To: J <>

From: Riley Burke

Subject: Isla Vista Won’t Stop Staring

Dear J, 

Very often while I walk across campus or near the bluffs or down Pardall, I am left wondering if there is something wrong with me. I wonder about a smudge on my shirt and I check again and again if it is stained and I somehow hadn’t noticed when I put it on. I wonder about a blemish on my face or some spinach between my teeth. That my hair is wrong or that somehow my very presence here, on this sidewalk, is some transgression — a great mistake. 

These are never the answers. I am good about flossing and I usually check for stains. Despite this, I still feel the eyes of Isla Vista meet my own every time I walk outside. 

See if you understand what I mean: walking to class, the gym, to a party, to the library, I find myself meeting the eyes of strangers more than I have anywhere else. And maybe it’s just me. But the more I’ve asked around, the less I think it’s my own thing and the more I think it’s a staple of the I.V. experience. 

When my friends from home visited me earlier this year, I asked, after a while, if they noticed it too — they did. I kept asking, I kept hearing the same answer. 

In I.V., we just seem to look at one another. When I spoke to a friend who graduated from Berkeley recently, she described to me a campus where people literally run into one another for lack of looking. Much different than the campus I experience here, where nearly every time l look up I make eye contact with someone. And maybe that makes sense. Berkeley’s reputation precedes itself. Same goes for our own.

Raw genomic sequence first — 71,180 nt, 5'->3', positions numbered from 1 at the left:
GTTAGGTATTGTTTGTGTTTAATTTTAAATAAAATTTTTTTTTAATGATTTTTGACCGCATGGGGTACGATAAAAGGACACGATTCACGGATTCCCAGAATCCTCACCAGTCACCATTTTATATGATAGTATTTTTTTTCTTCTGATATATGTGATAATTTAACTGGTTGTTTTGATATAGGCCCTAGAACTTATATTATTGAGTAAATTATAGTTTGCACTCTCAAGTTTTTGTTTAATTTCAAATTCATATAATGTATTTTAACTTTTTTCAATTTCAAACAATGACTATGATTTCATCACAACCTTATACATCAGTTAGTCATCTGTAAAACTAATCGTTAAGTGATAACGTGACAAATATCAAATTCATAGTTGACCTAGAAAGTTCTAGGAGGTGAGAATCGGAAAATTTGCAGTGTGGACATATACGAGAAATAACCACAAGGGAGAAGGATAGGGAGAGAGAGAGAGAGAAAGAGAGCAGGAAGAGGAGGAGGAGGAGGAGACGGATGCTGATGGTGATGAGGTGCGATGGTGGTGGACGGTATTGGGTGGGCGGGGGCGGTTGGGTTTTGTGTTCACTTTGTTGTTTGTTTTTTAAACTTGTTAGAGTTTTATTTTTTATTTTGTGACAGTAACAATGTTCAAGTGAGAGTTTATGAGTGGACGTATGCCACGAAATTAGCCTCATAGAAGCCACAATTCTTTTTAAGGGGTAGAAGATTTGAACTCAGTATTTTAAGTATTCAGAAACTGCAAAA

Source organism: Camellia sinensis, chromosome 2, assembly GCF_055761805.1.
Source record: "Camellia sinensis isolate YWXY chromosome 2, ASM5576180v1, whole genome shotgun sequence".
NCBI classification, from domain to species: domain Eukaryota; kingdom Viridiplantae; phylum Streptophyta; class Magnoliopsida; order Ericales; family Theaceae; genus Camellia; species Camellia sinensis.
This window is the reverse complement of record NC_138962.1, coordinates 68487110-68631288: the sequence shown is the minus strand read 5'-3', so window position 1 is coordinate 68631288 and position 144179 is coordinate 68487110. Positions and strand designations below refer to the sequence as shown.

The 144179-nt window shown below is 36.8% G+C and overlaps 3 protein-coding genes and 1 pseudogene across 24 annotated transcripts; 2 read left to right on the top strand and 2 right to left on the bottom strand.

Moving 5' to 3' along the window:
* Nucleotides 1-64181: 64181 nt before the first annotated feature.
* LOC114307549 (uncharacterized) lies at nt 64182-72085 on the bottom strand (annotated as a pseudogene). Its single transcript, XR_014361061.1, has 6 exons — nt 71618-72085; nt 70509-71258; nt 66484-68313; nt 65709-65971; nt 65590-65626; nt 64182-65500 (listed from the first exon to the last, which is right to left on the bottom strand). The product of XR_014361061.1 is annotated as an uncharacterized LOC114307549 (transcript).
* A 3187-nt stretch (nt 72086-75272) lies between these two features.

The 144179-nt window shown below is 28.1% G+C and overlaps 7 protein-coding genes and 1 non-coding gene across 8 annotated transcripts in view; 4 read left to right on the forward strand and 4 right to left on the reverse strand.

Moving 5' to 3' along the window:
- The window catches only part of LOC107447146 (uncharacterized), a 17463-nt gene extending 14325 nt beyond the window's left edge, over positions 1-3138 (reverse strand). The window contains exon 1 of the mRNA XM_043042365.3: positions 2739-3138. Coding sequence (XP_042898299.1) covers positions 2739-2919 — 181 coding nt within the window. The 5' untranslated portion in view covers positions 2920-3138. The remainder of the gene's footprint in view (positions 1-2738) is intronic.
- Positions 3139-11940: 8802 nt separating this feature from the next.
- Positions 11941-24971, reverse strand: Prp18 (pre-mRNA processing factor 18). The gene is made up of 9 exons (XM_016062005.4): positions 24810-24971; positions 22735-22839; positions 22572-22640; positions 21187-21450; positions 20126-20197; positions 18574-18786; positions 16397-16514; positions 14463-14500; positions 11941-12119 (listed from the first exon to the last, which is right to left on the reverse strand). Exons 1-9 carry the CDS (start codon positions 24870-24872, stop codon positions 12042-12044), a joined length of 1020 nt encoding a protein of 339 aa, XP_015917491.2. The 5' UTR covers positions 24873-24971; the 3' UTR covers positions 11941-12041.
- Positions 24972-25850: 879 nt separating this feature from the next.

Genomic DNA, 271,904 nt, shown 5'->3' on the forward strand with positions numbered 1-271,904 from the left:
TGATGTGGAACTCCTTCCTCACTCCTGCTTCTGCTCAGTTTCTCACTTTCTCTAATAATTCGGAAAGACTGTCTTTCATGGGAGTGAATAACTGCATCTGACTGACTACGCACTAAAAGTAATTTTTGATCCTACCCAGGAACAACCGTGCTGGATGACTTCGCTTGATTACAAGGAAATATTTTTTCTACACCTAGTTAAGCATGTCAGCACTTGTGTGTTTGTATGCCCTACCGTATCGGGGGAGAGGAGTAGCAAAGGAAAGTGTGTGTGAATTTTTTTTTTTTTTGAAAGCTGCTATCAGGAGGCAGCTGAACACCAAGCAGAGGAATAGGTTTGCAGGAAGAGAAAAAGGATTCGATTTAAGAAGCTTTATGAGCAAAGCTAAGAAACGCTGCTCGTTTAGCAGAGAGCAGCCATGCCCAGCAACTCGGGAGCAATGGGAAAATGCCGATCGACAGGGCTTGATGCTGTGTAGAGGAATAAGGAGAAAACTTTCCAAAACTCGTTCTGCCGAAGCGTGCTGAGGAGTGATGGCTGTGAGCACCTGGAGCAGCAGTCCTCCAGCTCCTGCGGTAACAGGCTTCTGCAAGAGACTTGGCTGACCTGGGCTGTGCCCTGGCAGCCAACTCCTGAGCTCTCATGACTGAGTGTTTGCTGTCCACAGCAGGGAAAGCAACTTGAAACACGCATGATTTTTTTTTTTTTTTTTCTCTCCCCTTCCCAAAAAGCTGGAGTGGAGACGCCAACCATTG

Our long history of partying may also include a long history of social-orientation. We care about the people around us in some way that other places don’t. Maybe it’s that we are only checking to see if we know the person walking by or that we’re wondering where a person got their top or their shoes. Maybe we hope the person we stare at will stare back, will smile and wave and interact. Maybe we’re just curious, looking to get a sense of the people who surround us. I don’t really know. Maybe there isn’t even a reason. 

No matter the cause, it’s strange. There is something about being observed. It’s embarrassing, it’s freeing, it’s a feeling of being known. I am reminded every day in I.V. that I am seen, that I exist in concrete terms and that as long as I am here I will meet the eyes of those who pass by and be reminded for a moment of this mutual acknowledgment. 

In an era defined by loneliness, social fragmentation, political polarization and digital dependency, it’s kind of refreshing. When someone looks at me or I look at someone, there is an undeniable connection, a togetherness in some form, if even for a meaningless second. 

Even if they really are just staring at the spinach stuck between my teeth. 


With love and looks,